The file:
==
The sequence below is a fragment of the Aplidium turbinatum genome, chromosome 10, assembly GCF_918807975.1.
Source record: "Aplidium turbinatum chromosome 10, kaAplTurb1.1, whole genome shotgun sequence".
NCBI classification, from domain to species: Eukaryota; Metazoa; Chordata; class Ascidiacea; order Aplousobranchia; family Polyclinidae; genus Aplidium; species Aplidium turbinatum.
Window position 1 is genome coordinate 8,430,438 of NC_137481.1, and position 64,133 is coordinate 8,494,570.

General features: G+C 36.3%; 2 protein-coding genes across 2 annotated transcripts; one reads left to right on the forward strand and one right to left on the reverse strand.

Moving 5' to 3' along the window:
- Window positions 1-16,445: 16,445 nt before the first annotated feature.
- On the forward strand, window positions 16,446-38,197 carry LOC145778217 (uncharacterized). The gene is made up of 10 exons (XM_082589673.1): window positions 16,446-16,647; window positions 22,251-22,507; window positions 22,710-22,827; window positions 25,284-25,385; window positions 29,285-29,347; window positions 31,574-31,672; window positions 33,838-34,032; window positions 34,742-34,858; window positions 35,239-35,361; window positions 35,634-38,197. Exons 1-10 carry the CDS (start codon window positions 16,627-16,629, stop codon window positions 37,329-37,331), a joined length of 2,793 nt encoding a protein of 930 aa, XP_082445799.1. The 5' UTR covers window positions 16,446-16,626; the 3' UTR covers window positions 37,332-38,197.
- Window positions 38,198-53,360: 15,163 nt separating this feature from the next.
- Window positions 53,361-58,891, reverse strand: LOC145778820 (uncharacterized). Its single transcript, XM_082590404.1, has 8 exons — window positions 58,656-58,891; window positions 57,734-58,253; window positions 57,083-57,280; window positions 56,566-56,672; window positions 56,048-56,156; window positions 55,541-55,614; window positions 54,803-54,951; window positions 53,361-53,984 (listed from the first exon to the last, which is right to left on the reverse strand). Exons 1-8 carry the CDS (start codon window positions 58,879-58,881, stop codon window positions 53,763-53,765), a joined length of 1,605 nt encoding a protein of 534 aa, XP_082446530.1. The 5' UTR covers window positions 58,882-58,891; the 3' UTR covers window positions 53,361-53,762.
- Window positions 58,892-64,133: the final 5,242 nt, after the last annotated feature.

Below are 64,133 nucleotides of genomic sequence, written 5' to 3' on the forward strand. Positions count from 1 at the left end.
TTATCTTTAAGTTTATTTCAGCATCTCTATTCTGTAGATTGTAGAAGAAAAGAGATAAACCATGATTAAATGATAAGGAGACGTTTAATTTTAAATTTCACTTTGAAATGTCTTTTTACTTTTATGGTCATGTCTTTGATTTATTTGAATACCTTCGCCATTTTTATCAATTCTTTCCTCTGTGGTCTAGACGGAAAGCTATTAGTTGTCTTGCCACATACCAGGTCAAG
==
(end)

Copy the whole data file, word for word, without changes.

The sequence below is a fragment of the Aplidium turbinatum genome, chromosome 10, assembly GCF_918807975.1.
Source record: "Aplidium turbinatum chromosome 10, kaAplTurb1.1, whole genome shotgun sequence".
NCBI classification, from domain to species: Eukaryota; Metazoa; Chordata; class Ascidiacea; order Aplousobranchia; family Polyclinidae; genus Aplidium; species Aplidium turbinatum.
Window position 1 is genome coordinate 8,430,438 of NC_137481.1, and position 64,133 is coordinate 8,494,570.

General features: G+C 36.3%; 2 protein-coding genes across 2 annotated transcripts; one reads left to right on the forward strand and one right to left on the reverse strand.

Moving 5' to 3' along the window:
- Window positions 1-16,445: 16,445 nt before the first annotated feature.
- On the forward strand, window positions 16,446-38,197 carry LOC145778217 (uncharacterized). The gene is made up of 10 exons (XM_082589673.1): window positions 16,446-16,647; window positions 22,251-22,507; window positions 22,710-22,827; window positions 25,284-25,385; window positions 29,285-29,347; window positions 31,574-31,672; window positions 33,838-34,032; window positions 34,742-34,858; window positions 35,239-35,361; window positions 35,634-38,197. Exons 1-10 carry the CDS (start codon window positions 16,627-16,629, stop codon window positions 37,329-37,331), a joined length of 2,793 nt encoding a protein of 930 aa, XP_082445799.1. The 5' UTR covers window positions 16,446-16,626; the 3' UTR covers window positions 37,332-38,197.
- Window positions 38,198-53,360: 15,163 nt separating this feature from the next.
- Window positions 53,361-58,891, reverse strand: LOC145778820 (uncharacterized). Its single transcript, XM_082590404.1, has 8 exons — window positions 58,656-58,891; window positions 57,734-58,253; window positions 57,083-57,280; window positions 56,566-56,672; window positions 56,048-56,156; window positions 55,541-55,614; window positions 54,803-54,951; window positions 53,361-53,984 (listed from the first exon to the last, which is right to left on the reverse strand). Exons 1-8 carry the CDS (start codon window positions 58,879-58,881, stop codon window positions 53,763-53,765), a joined length of 1,605 nt encoding a protein of 534 aa, XP_082446530.1. The 5' UTR covers window positions 58,882-58,891; the 3' UTR covers window positions 53,361-53,762.
- Window positions 58,892-64,133: the final 5,242 nt, after the last annotated feature.

Below are 64,133 nucleotides of genomic sequence, written 5' to 3' on the forward strand. Positions count from 1 at the left end.
TTATCTTTAAGTTTATTTCAGCATCTCTATTCTGTAGATTGTAGAAGAAAAGAGATAAACCATGATTAAATGATAAGGAGACGTTTAATTTTAAATTTCACTTTGAAATGTCTTTTTACTTTTATGGTCATGTCTTTGATTTATTTGAATACCTTCGCCATTTTTATCAATTCTTTCCTCTGTGGTCTAGACGGAAAGCTATTAGTTGTCTTGCCACATACCAGGTCAAG